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Monkeypox on the rise, says WHO

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Ministry of Health spokeswoman Or Vandine said at a press conference last year. Heng Chivoan

Monkeypox on the rise, says WHO

The number of new monkeypox cases across the world increased by 48 per cent from July 18-24, with 73 per cent sexually transmitted, according to a top health official, citing the World Health Organisation (WHO).

Ministry of Health spokeswoman Or Vandine said it had been found that 98 per cent of those infected were men who have sex with men (MSM).

"I would like to emphasise that the nature of monkeypox infection is not as fast as that of Covid-19. It is caused by direct person-to-person contact with someone infected with monkeypox, or contact with monkeypox blisters or scabs.

"This means people need to avoid direct contact with the infected or people suspected of being infected,” she said on July 28.

Last week, the WHO declared that the monkeypox outbreak represented "a public health emergency of international concern". The announcement is due to findings of the incidence of monkeypox having been on the rise recently.

As of July 22, 75 countries in six regions had reported cases of monkeypox.

Vandine also confirmed that the 27-year-old Nigerian monkeypox patient being treated at the Khmer-Soviet Friendship Hospital in Phnom Penh was recovering.

Vandine called on people to be vigilant, especially those who have had direct contact with the Nigerian patient.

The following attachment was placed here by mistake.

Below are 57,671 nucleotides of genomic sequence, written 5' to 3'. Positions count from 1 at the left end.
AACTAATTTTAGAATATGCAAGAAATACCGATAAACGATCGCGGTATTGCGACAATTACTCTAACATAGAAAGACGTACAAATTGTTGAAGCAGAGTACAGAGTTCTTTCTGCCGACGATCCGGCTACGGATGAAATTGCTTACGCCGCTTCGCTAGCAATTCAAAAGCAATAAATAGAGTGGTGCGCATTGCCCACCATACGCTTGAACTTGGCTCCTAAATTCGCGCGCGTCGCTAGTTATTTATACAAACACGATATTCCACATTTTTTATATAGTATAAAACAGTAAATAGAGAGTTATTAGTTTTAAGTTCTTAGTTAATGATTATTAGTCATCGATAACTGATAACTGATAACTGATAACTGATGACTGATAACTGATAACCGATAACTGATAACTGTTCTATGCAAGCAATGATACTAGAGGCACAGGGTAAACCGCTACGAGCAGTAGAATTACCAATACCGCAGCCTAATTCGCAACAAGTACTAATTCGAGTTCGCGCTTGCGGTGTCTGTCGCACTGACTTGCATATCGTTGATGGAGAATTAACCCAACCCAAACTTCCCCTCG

"We found the Nigerian patient and have already found five people in Phnom Penh who have had direct contact with him. But we do not know if he has told us everything about those he has been in contact with, particularly sexual partners, as it is generally not easy to tell others about this.

"Therefore, those known to have had direct contact with him must isolate themselves and monitor their health,” she urged.

Cambodia found the monkeypox patient – the Kingdom's first imported case – on the night of July 23, while the five people have been isolated for up to 21 days to monitor their health.

WHO director-general Tedros Adhanom Ghebreyesus said the spread of monkeypox around the world was the reason for declaring a public health emergency of international concern.

He tweeted that the outbreak of monkeypox was concentrated among MSM, especially those with multiple sexual partners.

It was therefore essential, he cautioned, that all countries work closely with MSM communities to design and deliver effective information and services, and to adopt measures that protect the health, human rights and dignity of affected communities.

Symptoms of monkeypox include fever, severe headache, swollen lymph nodes, muscle aches and blisters, rashes on the face, the palms of the hand, the soles of the feet, mouth, genitals and eyes, with the rash lasting several weeks.


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